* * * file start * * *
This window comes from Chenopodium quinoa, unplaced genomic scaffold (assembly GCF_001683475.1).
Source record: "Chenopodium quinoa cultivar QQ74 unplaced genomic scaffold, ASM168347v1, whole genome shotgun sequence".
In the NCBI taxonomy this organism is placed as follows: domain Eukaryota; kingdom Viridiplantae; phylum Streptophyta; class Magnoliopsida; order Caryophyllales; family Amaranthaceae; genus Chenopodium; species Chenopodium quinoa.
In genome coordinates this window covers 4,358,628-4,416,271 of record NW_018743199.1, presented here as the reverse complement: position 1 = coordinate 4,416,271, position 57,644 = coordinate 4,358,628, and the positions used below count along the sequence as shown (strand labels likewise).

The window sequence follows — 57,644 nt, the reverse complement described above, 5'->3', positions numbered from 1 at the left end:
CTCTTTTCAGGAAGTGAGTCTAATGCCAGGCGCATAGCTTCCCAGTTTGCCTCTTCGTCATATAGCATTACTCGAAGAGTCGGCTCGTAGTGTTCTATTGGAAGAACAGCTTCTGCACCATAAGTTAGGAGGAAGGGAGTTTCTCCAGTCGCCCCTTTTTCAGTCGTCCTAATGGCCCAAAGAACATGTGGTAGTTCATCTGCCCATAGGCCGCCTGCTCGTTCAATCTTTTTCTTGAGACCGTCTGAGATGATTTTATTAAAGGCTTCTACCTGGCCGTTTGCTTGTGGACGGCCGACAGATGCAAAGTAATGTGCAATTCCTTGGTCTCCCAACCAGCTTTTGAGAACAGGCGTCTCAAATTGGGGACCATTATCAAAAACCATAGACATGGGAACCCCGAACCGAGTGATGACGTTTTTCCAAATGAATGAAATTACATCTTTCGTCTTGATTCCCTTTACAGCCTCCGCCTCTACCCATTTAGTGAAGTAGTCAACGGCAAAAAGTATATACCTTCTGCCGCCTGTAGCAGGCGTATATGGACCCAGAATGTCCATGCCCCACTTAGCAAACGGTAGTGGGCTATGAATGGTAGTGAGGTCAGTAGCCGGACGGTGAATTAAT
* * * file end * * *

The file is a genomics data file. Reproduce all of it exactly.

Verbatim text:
This window comes from Chenopodium quinoa, unplaced genomic scaffold (assembly GCF_001683475.1).
Source record: "Chenopodium quinoa cultivar QQ74 unplaced genomic scaffold, ASM168347v1, whole genome shotgun sequence".
In the NCBI taxonomy this organism is placed as follows: domain Eukaryota; kingdom Viridiplantae; phylum Streptophyta; class Magnoliopsida; order Caryophyllales; family Amaranthaceae; genus Chenopodium; species Chenopodium quinoa.
In genome coordinates this window covers 4,358,628-4,416,271 of record NW_018743199.1, presented here as the reverse complement: position 1 = coordinate 4,416,271, position 57,644 = coordinate 4,358,628, and the positions used below count along the sequence as shown (strand labels likewise).

The window sequence follows — 57,644 nt, the reverse complement described above, 5'->3', positions numbered from 1 at the left end:
CTCTTTTCAGGAAGTGAGTCTAATGCCAGGCGCATAGCTTCCCAGTTTGCCTCTTCGTCATATAGCATTACTCGAAGAGTCGGCTCGTAGTGTTCTATTGGAAGAACAGCTTCTGCACCATAAGTTAGGAGGAAGGGAGTTTCTCCAGTCGCCCCTTTTTCAGTCGTCCTAATGGCCCAAAGAACATGTGGTAGTTCATCTGCCCATAGGCCGCCTGCTCGTTCAATCTTTTTCTTGAGACCGTCTGAGATGATTTTATTAAAGGCTTCTACCTGGCCGTTTGCTTGTGGACGGCCGACAGATGCAAAGTAATGTGCAATTCCTTGGTCTCCCAACCAGCTTTTGAGAACAGGCGTCTCAAATTGGGGACCATTATCAAAAACCATAGACATGGGAACCCCGAACCGAGTGATGACGTTTTTCCAAATGAATGAAATTACATCTTTCGTCTTGATTCCCTTTACAGCCTCCGCCTCTACCCATTTAGTGAAGTAGTCAACGGCAAAAAGTATATACCTTCTGCCGCCTGTAGCAGGCGTATATGGACCCAGAATGTCCATGCCCCACTTAGCAAACGGTAGTGGGCTATGAATGGTAGTGAGGTCAGTAGCCGGACGGTGAATTAAT